SUNDAY, OCTOBER 1, 2017
It is written in the language
These words are not spelling mistakes they are words from our first people’s language. The first line is in the Warlipri language. The second line says the same in the language of the Anmatyerr.
In a tiny township about half a tank full of fuel north of Alice Springs most families speak one, as a first language, and the other as a second. Children grow up hearing these languages and by the time they start school they are multi lingual. The words can be written, as you see, but it is unusual for the language to appear in print as it does here. Each language has a printed dictionary, but first people native to the language do not need them.
This is a township in Australia so it is natural for the children to see written signs, labels, packaging, logos in English, as we all do, but generally books and newsprint are seldom seen. In time, when these children start school they do not have the years of familiar reading experience most southern Australian families provide. For these children English is their third language. Some people fluently speak three or more languages, but the majority of us only speak one language at home so we have little idea how clever these children are to grasp even a smattering of English. I dare say most of us would struggle to read fluently with this as our background.
It is for this reason a rolling pair of grandparents visit the school in the cooler months for a month at a time to help the kids learn to read. All we do is all many parents and grandparents do, we take every opportunity to listen to each child in the school read each day. It is not onerous and it is effective in relieving busy teachers, however its effectiveness in assisting children read is marginal. Oral reading does assist children reach fluency and it is commonly practiced until children reach competency for silent reading, but to be effective it is necessary to have daily practice.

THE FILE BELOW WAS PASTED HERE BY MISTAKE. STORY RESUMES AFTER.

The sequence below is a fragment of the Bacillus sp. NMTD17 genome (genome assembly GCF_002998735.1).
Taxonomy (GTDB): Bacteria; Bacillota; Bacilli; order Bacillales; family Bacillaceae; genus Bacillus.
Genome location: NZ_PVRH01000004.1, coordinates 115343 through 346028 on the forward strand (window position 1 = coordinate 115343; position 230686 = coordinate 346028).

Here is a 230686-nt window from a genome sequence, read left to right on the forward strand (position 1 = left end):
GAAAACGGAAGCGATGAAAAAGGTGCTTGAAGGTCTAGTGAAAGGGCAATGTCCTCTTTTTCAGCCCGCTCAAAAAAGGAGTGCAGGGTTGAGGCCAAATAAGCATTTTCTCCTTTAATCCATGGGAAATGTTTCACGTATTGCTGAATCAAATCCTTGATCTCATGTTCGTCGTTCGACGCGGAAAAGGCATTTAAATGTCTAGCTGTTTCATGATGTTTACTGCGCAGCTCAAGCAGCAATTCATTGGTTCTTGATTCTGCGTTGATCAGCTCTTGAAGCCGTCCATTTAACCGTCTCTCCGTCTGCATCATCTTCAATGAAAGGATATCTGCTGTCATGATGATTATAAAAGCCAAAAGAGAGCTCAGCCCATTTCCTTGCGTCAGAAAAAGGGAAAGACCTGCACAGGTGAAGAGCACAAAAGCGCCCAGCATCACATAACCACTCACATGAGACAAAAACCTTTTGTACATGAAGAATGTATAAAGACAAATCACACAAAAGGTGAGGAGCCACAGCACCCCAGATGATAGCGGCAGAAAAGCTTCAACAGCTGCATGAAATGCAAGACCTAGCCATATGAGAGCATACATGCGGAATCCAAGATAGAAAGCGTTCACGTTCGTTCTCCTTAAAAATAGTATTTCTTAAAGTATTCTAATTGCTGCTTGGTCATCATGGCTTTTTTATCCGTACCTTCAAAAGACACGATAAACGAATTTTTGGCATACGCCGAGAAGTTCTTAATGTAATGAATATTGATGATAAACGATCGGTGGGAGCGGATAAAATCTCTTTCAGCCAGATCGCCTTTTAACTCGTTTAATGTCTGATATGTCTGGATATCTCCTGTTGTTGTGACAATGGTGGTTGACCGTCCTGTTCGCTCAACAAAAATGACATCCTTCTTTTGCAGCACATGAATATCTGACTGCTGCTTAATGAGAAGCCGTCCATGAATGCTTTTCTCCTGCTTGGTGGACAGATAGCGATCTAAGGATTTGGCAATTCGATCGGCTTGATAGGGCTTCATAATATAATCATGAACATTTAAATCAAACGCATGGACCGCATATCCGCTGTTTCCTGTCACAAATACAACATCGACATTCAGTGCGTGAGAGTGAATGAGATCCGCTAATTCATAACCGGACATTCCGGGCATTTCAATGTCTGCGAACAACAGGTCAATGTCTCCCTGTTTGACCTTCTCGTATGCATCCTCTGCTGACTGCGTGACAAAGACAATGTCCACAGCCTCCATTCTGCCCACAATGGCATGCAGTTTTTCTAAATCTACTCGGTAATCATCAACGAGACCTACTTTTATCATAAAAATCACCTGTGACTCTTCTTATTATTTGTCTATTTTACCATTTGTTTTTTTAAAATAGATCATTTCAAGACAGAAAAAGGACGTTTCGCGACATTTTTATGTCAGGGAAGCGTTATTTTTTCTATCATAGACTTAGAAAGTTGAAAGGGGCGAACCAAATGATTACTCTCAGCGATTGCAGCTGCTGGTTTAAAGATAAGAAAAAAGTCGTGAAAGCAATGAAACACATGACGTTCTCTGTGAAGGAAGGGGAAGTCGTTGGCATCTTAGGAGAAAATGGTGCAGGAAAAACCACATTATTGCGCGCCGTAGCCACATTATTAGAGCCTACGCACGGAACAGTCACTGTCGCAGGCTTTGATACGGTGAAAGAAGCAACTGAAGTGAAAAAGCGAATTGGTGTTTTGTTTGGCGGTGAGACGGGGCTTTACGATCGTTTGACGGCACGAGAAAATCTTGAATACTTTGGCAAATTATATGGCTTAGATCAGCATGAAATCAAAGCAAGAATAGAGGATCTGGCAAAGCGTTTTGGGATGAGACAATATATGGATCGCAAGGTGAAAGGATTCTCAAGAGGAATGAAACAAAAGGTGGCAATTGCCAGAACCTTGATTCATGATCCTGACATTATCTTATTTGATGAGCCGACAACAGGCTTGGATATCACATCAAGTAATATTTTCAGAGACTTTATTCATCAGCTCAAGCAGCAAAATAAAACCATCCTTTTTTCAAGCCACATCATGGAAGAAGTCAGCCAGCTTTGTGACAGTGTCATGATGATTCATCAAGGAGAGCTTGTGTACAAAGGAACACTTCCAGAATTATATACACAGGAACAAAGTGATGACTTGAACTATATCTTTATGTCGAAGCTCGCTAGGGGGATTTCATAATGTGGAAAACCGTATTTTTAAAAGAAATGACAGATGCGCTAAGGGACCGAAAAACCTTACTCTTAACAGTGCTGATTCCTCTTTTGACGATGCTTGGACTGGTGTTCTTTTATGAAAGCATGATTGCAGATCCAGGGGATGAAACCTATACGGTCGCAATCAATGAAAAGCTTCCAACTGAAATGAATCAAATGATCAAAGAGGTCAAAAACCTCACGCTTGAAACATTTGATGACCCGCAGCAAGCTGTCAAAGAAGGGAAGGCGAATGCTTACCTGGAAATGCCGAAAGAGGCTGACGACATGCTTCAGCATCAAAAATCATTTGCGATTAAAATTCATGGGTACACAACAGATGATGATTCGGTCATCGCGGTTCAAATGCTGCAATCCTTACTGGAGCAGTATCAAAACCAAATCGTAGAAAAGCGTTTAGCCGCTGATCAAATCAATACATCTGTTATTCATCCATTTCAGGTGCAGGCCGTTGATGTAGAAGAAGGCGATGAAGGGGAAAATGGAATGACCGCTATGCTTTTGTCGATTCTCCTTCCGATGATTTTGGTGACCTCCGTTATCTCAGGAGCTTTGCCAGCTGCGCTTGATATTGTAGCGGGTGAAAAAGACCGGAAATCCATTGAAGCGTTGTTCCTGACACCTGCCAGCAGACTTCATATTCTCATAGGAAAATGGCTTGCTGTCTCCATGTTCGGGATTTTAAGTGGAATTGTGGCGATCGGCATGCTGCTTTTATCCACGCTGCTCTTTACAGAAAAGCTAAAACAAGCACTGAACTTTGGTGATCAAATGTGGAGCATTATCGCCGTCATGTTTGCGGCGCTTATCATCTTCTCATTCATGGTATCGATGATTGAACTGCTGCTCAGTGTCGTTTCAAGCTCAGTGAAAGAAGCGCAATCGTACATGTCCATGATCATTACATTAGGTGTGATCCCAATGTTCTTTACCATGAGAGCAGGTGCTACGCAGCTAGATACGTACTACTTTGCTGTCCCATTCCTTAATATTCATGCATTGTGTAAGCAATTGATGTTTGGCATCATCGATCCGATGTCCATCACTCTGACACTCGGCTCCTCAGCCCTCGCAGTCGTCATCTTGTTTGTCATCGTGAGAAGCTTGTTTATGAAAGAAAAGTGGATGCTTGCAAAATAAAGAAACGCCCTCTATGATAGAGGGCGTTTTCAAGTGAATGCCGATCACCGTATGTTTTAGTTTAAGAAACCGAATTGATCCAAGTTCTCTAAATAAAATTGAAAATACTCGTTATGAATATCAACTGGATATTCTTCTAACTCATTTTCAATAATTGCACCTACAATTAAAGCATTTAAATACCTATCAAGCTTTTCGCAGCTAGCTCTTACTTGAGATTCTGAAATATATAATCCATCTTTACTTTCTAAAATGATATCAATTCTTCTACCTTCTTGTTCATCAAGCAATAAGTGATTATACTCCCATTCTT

We know, from our previous visit, last year’s eager readers are not alway the same children this year. Family, cultural, sporting, or just life style choices interfere with a teacher’s daily program. It really doesn’t matter which school a child attends it is just as true here as it is there. Regular school attendance helps with development especially reading. Our tiny sample illustrates the dangers of absenteeism.
This neatly brings us back to the Anmatyerr and Warlipri words at the beginning. This school, like most, has a school motto. Strong heart, Strong head, Strong spirit. The school is specialising in literacy, numeracy, and culture. The children are taught about their motto in the two aboriginal languages and in English. At my school we learned about our school motto in English and Latin. I think this learning is more appropriate.